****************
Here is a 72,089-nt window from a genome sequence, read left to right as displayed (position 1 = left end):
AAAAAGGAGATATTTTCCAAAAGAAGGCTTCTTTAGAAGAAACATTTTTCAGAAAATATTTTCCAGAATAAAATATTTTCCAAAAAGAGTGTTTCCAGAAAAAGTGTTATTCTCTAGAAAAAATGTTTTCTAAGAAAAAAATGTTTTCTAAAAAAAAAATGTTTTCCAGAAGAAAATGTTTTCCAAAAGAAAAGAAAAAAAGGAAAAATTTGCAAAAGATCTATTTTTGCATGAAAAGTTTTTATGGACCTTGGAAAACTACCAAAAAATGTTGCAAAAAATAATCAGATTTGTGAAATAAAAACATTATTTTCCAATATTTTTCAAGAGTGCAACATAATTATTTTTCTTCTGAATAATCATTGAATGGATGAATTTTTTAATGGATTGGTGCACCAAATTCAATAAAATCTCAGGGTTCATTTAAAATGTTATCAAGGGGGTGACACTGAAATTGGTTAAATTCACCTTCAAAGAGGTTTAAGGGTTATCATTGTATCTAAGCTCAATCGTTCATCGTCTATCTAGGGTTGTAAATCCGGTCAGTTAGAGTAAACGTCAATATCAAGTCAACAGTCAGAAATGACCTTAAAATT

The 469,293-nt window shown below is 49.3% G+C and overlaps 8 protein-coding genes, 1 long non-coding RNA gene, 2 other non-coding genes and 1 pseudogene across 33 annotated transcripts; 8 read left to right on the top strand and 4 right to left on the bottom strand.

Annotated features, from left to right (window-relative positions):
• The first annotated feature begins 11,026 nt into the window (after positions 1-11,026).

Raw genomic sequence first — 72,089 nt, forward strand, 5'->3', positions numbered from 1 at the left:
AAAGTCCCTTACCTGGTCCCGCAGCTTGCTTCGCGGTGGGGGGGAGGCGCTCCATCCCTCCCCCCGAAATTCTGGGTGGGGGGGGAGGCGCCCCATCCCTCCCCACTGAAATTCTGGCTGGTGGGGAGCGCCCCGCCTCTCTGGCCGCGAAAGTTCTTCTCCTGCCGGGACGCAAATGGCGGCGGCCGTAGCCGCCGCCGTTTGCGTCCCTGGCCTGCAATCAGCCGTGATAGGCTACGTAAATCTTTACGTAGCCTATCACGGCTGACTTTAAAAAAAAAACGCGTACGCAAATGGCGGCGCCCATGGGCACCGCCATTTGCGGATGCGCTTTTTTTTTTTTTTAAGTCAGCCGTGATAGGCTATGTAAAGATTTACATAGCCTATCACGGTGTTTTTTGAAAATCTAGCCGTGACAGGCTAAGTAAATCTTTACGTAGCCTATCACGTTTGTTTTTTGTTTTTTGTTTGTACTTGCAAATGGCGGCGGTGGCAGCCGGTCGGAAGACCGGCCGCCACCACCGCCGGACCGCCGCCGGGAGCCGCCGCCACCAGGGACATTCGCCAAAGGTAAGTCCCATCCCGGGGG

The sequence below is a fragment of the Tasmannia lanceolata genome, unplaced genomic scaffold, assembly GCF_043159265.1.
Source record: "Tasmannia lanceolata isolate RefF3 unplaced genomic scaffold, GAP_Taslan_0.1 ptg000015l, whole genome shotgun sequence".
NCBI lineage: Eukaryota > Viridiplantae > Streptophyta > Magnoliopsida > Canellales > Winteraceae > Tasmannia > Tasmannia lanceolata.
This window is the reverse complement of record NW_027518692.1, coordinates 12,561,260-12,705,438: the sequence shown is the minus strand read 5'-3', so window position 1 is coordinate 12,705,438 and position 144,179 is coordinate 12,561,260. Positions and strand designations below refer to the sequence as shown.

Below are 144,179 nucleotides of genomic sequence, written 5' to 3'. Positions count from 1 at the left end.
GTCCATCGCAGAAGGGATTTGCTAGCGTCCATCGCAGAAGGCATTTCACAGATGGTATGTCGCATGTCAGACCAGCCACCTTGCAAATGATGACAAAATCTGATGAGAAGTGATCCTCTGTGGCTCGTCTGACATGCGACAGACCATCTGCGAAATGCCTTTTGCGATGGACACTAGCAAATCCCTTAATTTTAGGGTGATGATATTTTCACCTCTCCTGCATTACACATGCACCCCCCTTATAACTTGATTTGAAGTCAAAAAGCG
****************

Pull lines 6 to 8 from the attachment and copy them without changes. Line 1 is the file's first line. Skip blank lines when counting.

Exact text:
Raw genomic sequence first — 72,089 nt, forward strand, 5'->3', positions numbered from 1 at the left:
AAAGTCCCTTACCTGGTCCCGCAGCTTGCTTCGCGGTGGGGGGGAGGCGCTCCATCCCTCCCCCCGAAATTCTGGGTGGGGGGGGAGGCGCCCCATCCCTCCCCACTGAAATTCTGGCTGGTGGGGAGCGCCCCGCCTCTCTGGCCGCGAAAGTTCTTCTCCTGCCGGGACGCAAATGGCGGCGGCCGTAGCCGCCGCCGTTTGCGTCCCTGGCCTGCAATCAGCCGTGATAGGCTACGTAAATCTTTACGTAGCCTATCACGGCTGACTTTAAAAAAAAAACGCGTACGCAAATGGCGGCGCCCATGGGCACCGCCATTTGCGGATGCGCTTTTTTTTTTTTTTAAGTCAGCCGTGATAGGCTATGTAAAGATTTACATAGCCTATCACGGTGTTTTTTGAAAATCTAGCCGTGACAGGCTAAGTAAATCTTTACGTAGCCTATCACGTTTGTTTTTTGTTTTTTGTTTGTACTTGCAAATGGCGGCGGTGGCAGCCGGTCGGAAGACCGGCCGCCACCACCGCCGGACCGCCGCCGGGAGCCGCCGCCACCAGGGACATTCGCCAAAGGTAAGTCCCATCCCGGGGG

The sequence below is a fragment of the Tasmannia lanceolata genome, unplaced genomic scaffold, assembly GCF_043159265.1.